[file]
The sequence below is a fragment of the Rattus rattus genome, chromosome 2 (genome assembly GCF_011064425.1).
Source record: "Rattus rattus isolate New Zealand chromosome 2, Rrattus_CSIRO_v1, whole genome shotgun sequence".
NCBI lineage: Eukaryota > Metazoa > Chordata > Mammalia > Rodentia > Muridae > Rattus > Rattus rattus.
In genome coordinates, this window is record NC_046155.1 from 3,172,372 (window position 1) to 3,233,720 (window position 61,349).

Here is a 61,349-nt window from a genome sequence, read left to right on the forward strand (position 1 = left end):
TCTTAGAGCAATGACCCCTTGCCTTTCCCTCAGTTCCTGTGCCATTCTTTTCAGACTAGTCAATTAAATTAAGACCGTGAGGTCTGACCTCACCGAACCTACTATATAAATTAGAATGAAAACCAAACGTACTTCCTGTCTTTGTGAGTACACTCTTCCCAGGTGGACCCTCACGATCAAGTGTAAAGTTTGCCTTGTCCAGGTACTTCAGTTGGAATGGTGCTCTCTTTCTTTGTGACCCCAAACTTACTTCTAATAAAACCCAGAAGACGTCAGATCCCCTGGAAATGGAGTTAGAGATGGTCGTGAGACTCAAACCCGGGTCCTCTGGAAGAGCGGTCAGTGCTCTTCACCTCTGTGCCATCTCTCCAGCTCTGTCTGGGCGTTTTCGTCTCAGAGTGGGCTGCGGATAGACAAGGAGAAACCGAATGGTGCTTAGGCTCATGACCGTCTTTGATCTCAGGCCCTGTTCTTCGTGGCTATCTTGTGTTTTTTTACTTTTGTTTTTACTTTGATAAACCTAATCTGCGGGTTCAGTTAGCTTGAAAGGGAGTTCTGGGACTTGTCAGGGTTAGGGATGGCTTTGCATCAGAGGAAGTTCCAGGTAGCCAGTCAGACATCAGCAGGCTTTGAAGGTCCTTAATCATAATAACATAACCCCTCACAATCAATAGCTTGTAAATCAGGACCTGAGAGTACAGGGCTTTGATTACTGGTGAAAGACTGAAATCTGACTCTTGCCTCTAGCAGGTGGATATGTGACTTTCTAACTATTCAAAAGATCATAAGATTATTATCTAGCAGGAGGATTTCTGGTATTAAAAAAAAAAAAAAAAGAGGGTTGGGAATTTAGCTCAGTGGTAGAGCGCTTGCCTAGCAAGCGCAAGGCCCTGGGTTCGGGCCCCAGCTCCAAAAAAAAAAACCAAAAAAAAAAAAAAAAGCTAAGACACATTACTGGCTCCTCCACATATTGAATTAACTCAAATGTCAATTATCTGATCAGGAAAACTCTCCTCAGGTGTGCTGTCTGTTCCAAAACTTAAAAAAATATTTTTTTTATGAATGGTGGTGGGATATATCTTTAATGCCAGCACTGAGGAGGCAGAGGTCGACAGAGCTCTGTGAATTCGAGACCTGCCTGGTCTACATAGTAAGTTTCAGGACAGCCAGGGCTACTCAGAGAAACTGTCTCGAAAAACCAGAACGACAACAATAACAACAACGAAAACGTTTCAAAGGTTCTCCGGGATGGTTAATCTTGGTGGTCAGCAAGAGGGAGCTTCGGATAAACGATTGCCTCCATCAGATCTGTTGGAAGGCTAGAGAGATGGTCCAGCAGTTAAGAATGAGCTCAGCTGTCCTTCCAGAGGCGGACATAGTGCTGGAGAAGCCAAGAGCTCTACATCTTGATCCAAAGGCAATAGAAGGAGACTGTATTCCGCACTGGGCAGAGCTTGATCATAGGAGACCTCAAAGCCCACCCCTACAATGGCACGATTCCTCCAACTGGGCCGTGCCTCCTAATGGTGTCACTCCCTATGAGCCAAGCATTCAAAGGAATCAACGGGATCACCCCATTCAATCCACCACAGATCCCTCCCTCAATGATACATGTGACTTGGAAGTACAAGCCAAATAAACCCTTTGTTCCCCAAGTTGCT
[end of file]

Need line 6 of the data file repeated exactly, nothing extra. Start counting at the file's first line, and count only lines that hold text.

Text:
TCTTAGAGCAATGACCCCTTGCCTTTCCCTCAGTTCCTGTGCCATTCTTTTCAGACTAGTCAATTAAATTAAGACCGTGAGGTCTGACCTCACCGAACCTACTATATAAATTAGAATGAAAACCAAACGTACTTCCTGTCTTTGTGAGTACACTCTTCCCAGGTGGACCCTCACGATCAAGTGTAAAGTTTGCCTTGTCCAGGTACTTCAGTTGGAATGGTGCTCTCTTTCTTTGTGACCCCAAACTTACTTCTAATAAAACCCAGAAGACGTCAGATCCCCTGGAAATGGAGTTAGAGATGGTCGTGAGACTCAAACCCGGGTCCTCTGGAAGAGCGGTCAGTGCTCTTCACCTCTGTGCCATCTCTCCAGCTCTGTCTGGGCGTTTTCGTCTCAGAGTGGGCTGCGGATAGACAAGGAGAAACCGAATGGTGCTTAGGCTCATGACCGTCTTTGATCTCAGGCCCTGTTCTTCGTGGCTATCTTGTGTTTTTTTACTTTTGTTTTTACTTTGATAAACCTAATCTGCGGGTTCAGTTAGCTTGAAAGGGAGTTCTGGGACTTGTCAGGGTTAGGGATGGCTTTGCATCAGAGGAAGTTCCAGGTAGCCAGTCAGACATCAGCAGGCTTTGAAGGTCCTTAATCATAATAACATAACCCCTCACAATCAATAGCTTGTAAATCAGGACCTGAGAGTACAGGGCTTTGATTACTGGTGAAAGACTGAAATCTGACTCTTGCCTCTAGCAGGTGGATATGTGACTTTCTAACTATTCAAAAGATCATAAGATTATTATCTAGCAGGAGGATTTCTGGTATTAAAAAAAAAAAAAAAAGAGGGTTGGGAATTTAGCTCAGTGGTAGAGCGCTTGCCTAGCAAGCGCAAGGCCCTGGGTTCGGGCCCCAGCTCCAAAAAAAAAAACCAAAAAAAAAAAAAAAAGCTAAGACACATTACTGGCTCCTCCACATATTGAATTAACTCAAATGTCAATTATCTGATCAGGAAAACTCTCCTCAGGTGTGCTGTCTGTTCCAAAACTTAAAAAAATATTTTTTTTATGAATGGTGGTGGGATATATCTTTAATGCCAGCACTGAGGAGGCAGAGGTCGACAGAGCTCTGTGAATTCGAGACCTGCCTGGTCTACATAGTAAGTTTCAGGACAGCCAGGGCTACTCAGAGAAACTGTCTCGAAAAACCAGAACGACAACAATAACAACAACGAAAACGTTTCAAAGGTTCTCCGGGATGGTTAATCTTGGTGGTCAGCAAGAGGGAGCTTCGGATAAACGATTGCCTCCATCAGATCTGTTGGAAGGCTAGAGAGATGGTCCAGCAGTTAAGAATGAGCTCAGCTGTCCTTCCAGAGGCGGACATAGTGCTGGAGAAGCCAAGAGCTCTACATCTTGATCCAAAGGCAATAGAAGGAGACTGTATTCCGCACTGGGCAGAGCTTGATCATAGGAGACCTCAAAGCCCACCCCTACAATGGCACGATTCCTCCAACTGGGCCGTGCCTCCTAATGGTGTCACTCCCTATGAGCCAAGCATTCAAAGGAATCAACGGGATCACCCCATTCAATCCACCACAGATCCCTCCCTCAATGATACATGTGACTTGGAAGTACAAGCCAAATAAACCCTTTGTTCCCCAAGTTGCT